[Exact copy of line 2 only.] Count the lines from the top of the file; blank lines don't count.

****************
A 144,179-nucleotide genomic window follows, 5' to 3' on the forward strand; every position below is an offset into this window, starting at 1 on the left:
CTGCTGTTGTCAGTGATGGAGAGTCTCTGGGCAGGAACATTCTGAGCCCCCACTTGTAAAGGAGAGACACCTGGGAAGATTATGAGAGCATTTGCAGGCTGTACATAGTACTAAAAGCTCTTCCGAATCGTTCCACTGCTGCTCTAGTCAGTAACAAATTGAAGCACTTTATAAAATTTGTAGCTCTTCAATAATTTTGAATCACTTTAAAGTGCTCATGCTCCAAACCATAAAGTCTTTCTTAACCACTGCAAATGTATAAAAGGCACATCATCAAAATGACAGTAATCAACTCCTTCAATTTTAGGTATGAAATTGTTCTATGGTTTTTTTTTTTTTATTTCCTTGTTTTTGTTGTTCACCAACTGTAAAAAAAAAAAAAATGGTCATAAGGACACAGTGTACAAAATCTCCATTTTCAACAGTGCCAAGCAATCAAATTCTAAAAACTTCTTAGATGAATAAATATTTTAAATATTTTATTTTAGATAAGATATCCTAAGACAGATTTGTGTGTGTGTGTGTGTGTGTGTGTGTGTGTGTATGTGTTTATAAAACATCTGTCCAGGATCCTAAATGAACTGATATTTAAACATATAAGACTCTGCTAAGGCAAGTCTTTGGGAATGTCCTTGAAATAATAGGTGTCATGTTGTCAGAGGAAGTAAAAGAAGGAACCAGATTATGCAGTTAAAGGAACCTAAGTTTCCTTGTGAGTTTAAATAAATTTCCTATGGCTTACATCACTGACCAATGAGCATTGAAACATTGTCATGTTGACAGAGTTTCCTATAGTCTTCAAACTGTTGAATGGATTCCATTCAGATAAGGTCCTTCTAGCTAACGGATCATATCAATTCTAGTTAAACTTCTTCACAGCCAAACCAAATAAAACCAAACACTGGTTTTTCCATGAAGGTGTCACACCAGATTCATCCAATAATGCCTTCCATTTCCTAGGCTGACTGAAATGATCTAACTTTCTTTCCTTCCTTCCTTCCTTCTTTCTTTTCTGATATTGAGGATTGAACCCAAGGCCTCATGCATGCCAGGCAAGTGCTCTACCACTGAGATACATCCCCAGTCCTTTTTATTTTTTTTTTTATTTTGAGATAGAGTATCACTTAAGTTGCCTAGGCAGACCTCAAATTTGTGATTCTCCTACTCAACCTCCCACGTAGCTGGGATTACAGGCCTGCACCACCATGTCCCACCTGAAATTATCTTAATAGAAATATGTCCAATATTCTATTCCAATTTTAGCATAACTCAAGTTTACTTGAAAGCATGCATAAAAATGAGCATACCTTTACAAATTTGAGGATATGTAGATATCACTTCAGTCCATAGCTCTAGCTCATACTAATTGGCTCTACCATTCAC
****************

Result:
CTGCTGTTGTCAGTGATGGAGAGTCTCTGGGCAGGAACATTCTGAGCCCCCACTTGTAAAGGAGAGACACCTGGGAAGATTATGAGAGCATTTGCAGGCTGTACATAGTACTAAAAGCTCTTCCGAATCGTTCCACTGCTGCTCTAGTCAGTAACAAATTGAAGCACTTTATAAAATTTGTAGCTCTTCAATAATTTTGAATCACTTTAAAGTGCTCATGCTCCAAACCATAAAGTCTTTCTTAACCACTGCAAATGTATAAAAGGCACATCATCAAAATGACAGTAATCAACTCCTTCAATTTTAGGTATGAAATTGTTCTATGGTTTTTTTTTTTTTATTTCCTTGTTTTTGTTGTTCACCAACTGTAAAAAAAAAAAAAATGGTCATAAGGACACAGTGTACAAAATCTCCATTTTCAACAGTGCCAAGCAATCAAATTCTAAAAACTTCTTAGATGAATAAATATTTTAAATATTTTATTTTAGATAAGATATCCTAAGACAGATTTGTGTGTGTGTGTGTGTGTGTGTGTGTGTGTGTATGTGTTTATAAAACATCTGTCCAGGATCCTAAATGAACTGATATTTAAACATATAAGACTCTGCTAAGGCAAGTCTTTGGGAATGTCCTTGAAATAATAGGTGTCATGTTGTCAGAGGAAGTAAAAGAAGGAACCAGATTATGCAGTTAAAGGAACCTAAGTTTCCTTGTGAGTTTAAATAAATTTCCTATGGCTTACATCACTGACCAATGAGCATTGAAACATTGTCATGTTGACAGAGTTTCCTATAGTCTTCAAACTGTTGAATGGATTCCATTCAGATAAGGTCCTTCTAGCTAACGGATCATATCAATTCTAGTTAAACTTCTTCACAGCCAAACCAAATAAAACCAAACACTGGTTTTTCCATGAAGGTGTCACACCAGATTCATCCAATAATGCCTTCCATTTCCTAGGCTGACTGAAATGATCTAACTTTCTTTCCTTCCTTCCTTCCTTCTTTCTTTTCTGATATTGAGGATTGAACCCAAGGCCTCATGCATGCCAGGCAAGTGCTCTACCACTGAGATACATCCCCAGTCCTTTTTATTTTTTTTTTTATTTTGAGATAGAGTATCACTTAAGTTGCCTAGGCAGACCTCAAATTTGTGATTCTCCTACTCAACCTCCCACGTAGCTGGGATTACAGGCCTGCACCACCATGTCCCACCTGAAATTATCTTAATAGAAATATGTCCAATATTCTATTCCAATTTTAGCATAACTCAAGTTTACTTGAAAGCATGCATAAAAATGAGCATACCTTTACAAATTTGAGGATATGTAGATATCACTTCAGTCCATAGCTCTAGCTCATACTAATTGGCTCTACCATTCAC